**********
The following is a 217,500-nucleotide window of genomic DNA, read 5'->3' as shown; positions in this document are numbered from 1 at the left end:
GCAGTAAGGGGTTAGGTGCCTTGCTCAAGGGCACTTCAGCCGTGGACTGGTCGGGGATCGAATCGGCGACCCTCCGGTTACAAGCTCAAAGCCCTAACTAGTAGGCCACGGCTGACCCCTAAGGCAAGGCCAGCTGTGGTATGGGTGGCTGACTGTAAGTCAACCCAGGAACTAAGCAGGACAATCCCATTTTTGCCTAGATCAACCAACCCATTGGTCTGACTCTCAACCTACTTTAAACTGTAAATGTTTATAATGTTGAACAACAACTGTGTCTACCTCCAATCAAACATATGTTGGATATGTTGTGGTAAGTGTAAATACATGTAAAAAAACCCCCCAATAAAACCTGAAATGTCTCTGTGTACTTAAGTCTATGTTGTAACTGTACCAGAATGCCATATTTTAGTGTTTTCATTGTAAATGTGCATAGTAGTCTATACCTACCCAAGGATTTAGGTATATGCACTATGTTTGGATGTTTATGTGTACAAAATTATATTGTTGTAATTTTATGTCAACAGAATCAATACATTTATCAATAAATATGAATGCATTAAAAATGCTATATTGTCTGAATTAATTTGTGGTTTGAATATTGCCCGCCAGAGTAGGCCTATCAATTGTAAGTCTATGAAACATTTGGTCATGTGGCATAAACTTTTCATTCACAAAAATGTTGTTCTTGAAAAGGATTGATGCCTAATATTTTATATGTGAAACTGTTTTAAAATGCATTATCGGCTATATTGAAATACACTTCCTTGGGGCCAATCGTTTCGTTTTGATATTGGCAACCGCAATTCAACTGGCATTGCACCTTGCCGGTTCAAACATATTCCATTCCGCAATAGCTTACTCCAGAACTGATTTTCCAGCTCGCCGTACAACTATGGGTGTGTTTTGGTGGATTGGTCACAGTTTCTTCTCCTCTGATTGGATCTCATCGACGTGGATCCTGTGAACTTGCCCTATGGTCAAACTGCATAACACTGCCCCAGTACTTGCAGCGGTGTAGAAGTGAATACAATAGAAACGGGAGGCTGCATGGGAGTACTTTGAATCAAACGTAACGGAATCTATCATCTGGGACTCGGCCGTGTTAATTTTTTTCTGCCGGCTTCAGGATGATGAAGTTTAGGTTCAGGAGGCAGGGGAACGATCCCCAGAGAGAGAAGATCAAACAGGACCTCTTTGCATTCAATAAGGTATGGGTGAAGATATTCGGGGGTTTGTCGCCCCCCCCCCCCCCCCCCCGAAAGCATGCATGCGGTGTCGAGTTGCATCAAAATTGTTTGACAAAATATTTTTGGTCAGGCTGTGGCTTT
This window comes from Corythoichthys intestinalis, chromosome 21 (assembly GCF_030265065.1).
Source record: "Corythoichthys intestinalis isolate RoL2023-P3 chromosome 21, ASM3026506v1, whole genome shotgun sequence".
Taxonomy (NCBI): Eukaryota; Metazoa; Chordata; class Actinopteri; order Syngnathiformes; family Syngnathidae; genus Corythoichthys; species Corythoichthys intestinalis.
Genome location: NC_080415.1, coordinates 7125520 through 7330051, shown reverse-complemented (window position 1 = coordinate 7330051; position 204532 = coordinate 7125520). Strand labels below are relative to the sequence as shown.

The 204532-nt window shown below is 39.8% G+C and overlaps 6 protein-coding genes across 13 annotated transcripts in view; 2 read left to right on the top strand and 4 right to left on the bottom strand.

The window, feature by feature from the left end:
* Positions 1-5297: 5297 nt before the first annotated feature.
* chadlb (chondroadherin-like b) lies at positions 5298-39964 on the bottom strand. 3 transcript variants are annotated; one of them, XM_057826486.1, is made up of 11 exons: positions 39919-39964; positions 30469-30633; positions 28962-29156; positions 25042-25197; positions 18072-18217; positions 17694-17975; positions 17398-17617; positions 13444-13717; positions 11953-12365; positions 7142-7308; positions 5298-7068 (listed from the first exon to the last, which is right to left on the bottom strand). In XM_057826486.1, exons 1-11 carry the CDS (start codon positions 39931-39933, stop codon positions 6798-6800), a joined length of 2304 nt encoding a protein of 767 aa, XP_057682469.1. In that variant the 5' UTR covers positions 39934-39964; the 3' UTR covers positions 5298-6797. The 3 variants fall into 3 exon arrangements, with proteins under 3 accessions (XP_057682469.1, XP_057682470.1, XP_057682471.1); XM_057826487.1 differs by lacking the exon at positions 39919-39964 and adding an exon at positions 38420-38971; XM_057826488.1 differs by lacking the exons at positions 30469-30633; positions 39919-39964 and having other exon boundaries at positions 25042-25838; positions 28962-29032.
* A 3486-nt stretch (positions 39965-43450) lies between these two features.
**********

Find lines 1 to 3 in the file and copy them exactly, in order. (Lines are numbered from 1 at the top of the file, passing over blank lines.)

The following is a 217,500-nucleotide window of genomic DNA, read 5'->3' as shown; positions in this document are numbered from 1 at the left end:
GCAGTAAGGGGTTAGGTGCCTTGCTCAAGGGCACTTCAGCCGTGGACTGGTCGGGGATCGAATCGGCGACCCTCCGGTTACAAGCTCAAAGCCCTAACTAGTAGGCCACGGCTGACCCCTAAGGCAAGGCCAGCTGTGGTATGGGTGGCTGACTGTAAGTCAACCCAGGAACTAAGCAGGACAATCCCATTTTTGCCTAGATCAACCAACCCATTGGTCTGACTCTCAACCTACTTTAAACTGTAAATGTTTATAATGTTGAACAACAACTGTGTCTACCTCCAATCAAACATATGTTGGATATGTTGTGGTAAGTGTAAATACATGTAAAAAAACCCCCCAATAAAACCTGAAATGTCTCTGTGTACTTAAGTCTATGTTGTAACTGTACCAGAATGCCATATTTTAGTGTTTTCATTGTAAATGTGCATAGTAGTCTATACCTACCCAAGGATTTAGGTATATGCACTATGTTTGGATGTTTATGTGTACAAAATTATATTGTTGTAATTTTATGTCAACAGAATCAATACATTTATCAATAAATATGAATGCATTAAAAATGCTATATTGTCTGAATTAATTTGTGGTTTGAATATTGCCCGCCAGAGTAGGCCTATCAATTGTAAGTCTATGAAACATTTGGTCATGTGGCATAAACTTTTCATTCACAAAAATGTTGTTCTTGAAAAGGATTGATGCCTAATATTTTATATGTGAAACTGTTTTAAAATGCATTATCGGCTATATTGAAATACACTTCCTTGGGGCCAATCGTTTCGTTTTGATATTGGCAACCGCAATTCAACTGGCATTGCACCTTGCCGGTTCAAACATATTCCATTCCGCAATAGCTTACTCCAGAACTGATTTTCCAGCTCGCCGTACAACTATGGGTGTGTTTTGGTGGATTGGTCACAGTTTCTTCTCCTCTGATTGGATCTCATCGACGTGGATCCTGTGAACTTGCCCTATGGTCAAACTGCATAACACTGCCCCAGTACTTGCAGCGGTGTAGAAGTGAATACAATAGAAACGGGAGGCTGCATGGGAGTACTTTGAATCAAACGTAACGGAATCTATCATCTGGGACTCGGCCGTGTTAATTTTTTTCTGCCGGCTTCAGGATGATGAAGTTTAGGTTCAGGAGGCAGGGGAACGATCCCCAGAGAGAGAAGATCAAACAGGACCTCTTTGCATTCAATAAGGTATGGGTGAAGATATTCGGGGGTTTGTCGCCCCCCCCCCCCCCCCCCCGAAAGCATGCATGCGGTGTCGAGTTGCATCAAAATTGTTTGACAAAATATTTTTGGTCAGGCTGTGGCTTT
This window comes from Corythoichthys intestinalis, chromosome 21 (assembly GCF_030265065.1).